That's not unique to Prince Georges County. This is a situation that plagues the entire region. You can't build a molehill or a cow path anywhere in this region without opponents coming out of the woodwork.

by ceefer66 on Oct 2, 2013 11:33 am • linkreport

given the continued demand for autocentric SFH's, I think its simply too tempting to get the short term of benefits of relatively high value new housing. I dont think its realistic to stop all sprawl in the "developing" zone. OTOH it would be wise to A. try to make those developments as good as possible - in terms of design, layout, internal walkability, etc. B. To consider demanding proffers to offset some of the costs of sprawl in terms of infra. C. To lower (!) allowed densities in areas where providing even minimal transit will be difficult.

by AWalkerInTheCity on Oct 2, 2013 11:36 am • linkreport

@ Jim: The Coalition for Smarter Growth sent in comments in opposition. Not sure what other groups have weighed in. As you might remember from earlier this year, there's a three-step process for approval of bills in PGC: presentation, introduction, and third-reading/passage. This bill is at the first stage, in committee.

There was a PZED committee meeting earlier today, and I'm not sure what action was taken. Assuming they passed it out of committee, then we'd be at stage 2 (introduction). Either way, there's still time to weigh in with public comments.

by Bradley Heard on Oct 2, 2013 11:41 am • linkreport

ceefer66, you should be aware that NOVA does not get as much anti-Growth static that Suburban Maryland has been plagued with for decades...

by Steve on Oct 2, 2013 11:41 am • linkreport


Until Prince Georges gets its act together, it will never attract the type of development going up in Tysons, Arlington, Bethesda, Alexandria, or even in DC.

The County has a well-earned reputation for corruption, incompetence, cronyism, failing schools, blight, and litter (our roads are the most-trash-strewn in the DC region if not the entire East Coast).

Not trying to trash PG - I live here, too. But face it. The place is a mess.

by ceefer66 on Oct 2, 2013 11:47 am • linkreport

Not to mention crime.

by ceefer66 on Oct 2, 2013 11:56 am • linkreport

"you should be aware that NOVA does not get as much anti-Growth static that Suburban Maryland has been plagued with for decades... "

We don't have any contributors or (AFAIK) even regular commenters here from Loudoun, PWC, or Stafford. And FFX simply doesn't have any greenfields left, so its new development is all in "developed" areas.

But there is still plenty of oppposition to NoVa sprawl.

by AWalkerInTheCity on Oct 2, 2013 12:02 pm • linkreport

I can't believe anyone who actually reads this blog would say there is no criticism of sprawl in NOVA here. Let's just focus on the topic at hand.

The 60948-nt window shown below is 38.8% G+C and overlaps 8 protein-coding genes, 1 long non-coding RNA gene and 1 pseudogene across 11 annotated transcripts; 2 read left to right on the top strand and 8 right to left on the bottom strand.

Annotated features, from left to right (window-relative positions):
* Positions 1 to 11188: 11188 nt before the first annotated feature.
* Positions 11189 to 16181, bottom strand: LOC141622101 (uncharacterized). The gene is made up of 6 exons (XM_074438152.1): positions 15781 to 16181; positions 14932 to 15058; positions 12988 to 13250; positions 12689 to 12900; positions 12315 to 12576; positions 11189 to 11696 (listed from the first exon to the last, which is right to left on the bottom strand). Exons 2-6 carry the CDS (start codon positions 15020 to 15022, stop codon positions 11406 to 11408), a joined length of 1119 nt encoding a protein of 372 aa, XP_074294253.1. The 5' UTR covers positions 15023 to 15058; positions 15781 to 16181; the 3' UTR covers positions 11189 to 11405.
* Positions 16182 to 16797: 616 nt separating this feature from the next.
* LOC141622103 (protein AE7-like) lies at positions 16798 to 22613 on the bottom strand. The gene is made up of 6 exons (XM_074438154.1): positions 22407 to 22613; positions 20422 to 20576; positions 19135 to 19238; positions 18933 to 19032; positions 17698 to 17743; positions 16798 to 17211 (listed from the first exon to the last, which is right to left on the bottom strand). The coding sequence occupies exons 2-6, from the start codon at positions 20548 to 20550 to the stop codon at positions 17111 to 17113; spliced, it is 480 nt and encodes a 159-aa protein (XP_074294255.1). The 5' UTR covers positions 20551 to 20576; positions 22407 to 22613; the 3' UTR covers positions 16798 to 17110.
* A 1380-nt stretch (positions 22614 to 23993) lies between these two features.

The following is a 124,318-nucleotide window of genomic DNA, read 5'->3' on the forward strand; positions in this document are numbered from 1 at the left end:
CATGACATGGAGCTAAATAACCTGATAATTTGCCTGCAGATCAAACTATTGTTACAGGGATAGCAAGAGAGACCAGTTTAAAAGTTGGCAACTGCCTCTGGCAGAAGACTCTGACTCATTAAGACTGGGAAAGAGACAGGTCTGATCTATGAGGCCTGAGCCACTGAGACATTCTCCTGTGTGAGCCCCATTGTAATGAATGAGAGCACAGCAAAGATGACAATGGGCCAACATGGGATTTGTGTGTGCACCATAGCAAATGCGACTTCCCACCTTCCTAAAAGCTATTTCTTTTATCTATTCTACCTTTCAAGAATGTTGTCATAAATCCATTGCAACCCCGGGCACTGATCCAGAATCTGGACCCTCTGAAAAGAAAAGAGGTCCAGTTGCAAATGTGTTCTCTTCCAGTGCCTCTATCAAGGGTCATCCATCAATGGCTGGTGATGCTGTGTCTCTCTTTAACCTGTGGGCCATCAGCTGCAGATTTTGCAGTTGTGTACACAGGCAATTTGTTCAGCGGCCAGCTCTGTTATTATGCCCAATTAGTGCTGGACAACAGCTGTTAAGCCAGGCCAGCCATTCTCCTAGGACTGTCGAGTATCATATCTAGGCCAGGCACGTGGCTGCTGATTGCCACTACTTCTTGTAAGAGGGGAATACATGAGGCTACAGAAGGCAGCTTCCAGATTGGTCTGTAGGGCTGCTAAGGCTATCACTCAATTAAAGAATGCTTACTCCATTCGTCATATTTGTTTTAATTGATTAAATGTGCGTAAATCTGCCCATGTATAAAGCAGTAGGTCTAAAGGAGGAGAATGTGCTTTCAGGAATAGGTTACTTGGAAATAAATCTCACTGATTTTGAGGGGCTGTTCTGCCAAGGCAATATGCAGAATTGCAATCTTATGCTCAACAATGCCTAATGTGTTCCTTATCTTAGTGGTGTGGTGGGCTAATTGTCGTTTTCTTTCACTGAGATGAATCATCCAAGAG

by BTA on Oct 2, 2013 12:09 pm • linkreport

Are we to assume none of the developments would be "good" developments?

by selxic on Oct 2, 2013 12:47 pm • linkreport

1. It's really great that you are becoming (maybe by default) the leading PG County commentator here (like Dan Reed for Montgomery County. It's a significant addition to the discourse, not only on GGW but generally. The next step will be for you to try to get the Gazette papers to carry you as a column in the two PG County editions.

2. wrt AWITC's comment about continued demand for autocentric SFH, that's true to a point. OTOH, those areas in PG County also suffer seriously from the foreclosure crisis, and it's arguable that the particular form of development is a good long term bet for PGC.

3. That being said it's damn damn damn hard to transition from traditional sprawl development to what the New Urbanists call TND in general, let alone specifically in PGC because of the above-mentioned issues.

4. WRT the more general transition, a colleague who deals with developers all the time says that he is told that as long as PGC has higher taxes and worse schools compared to the jurisdictions to the west, it isn't worth it for them to develop there.

And separately I learned that allegedly EYA lost more than $20MM doing the artsdistrict hyattsville project--that was because of timing. We don't know what would have happened if there hadn't been the crash.

Plus the various foreclosures in the developments around PG Plaza.

So it's very very difficult to change developer calculations about undertaking projects there, other than developments that can leverage demand derived from the University of Maryland. Otherwise, it's really hard to entice what we might term the "better" or more enlightened developers to go there.

It will be interesting to see what happens with the Cafritz development in Riverdale Park, if that begins to change developer calculations about moving forward there. Such projects are key in changing the paradigm. With H Street NE, I shudder to think if Martin Jawer or the H Street CDC would have done a redevelopment of the Childrens Museum site instead of Jim Abdo.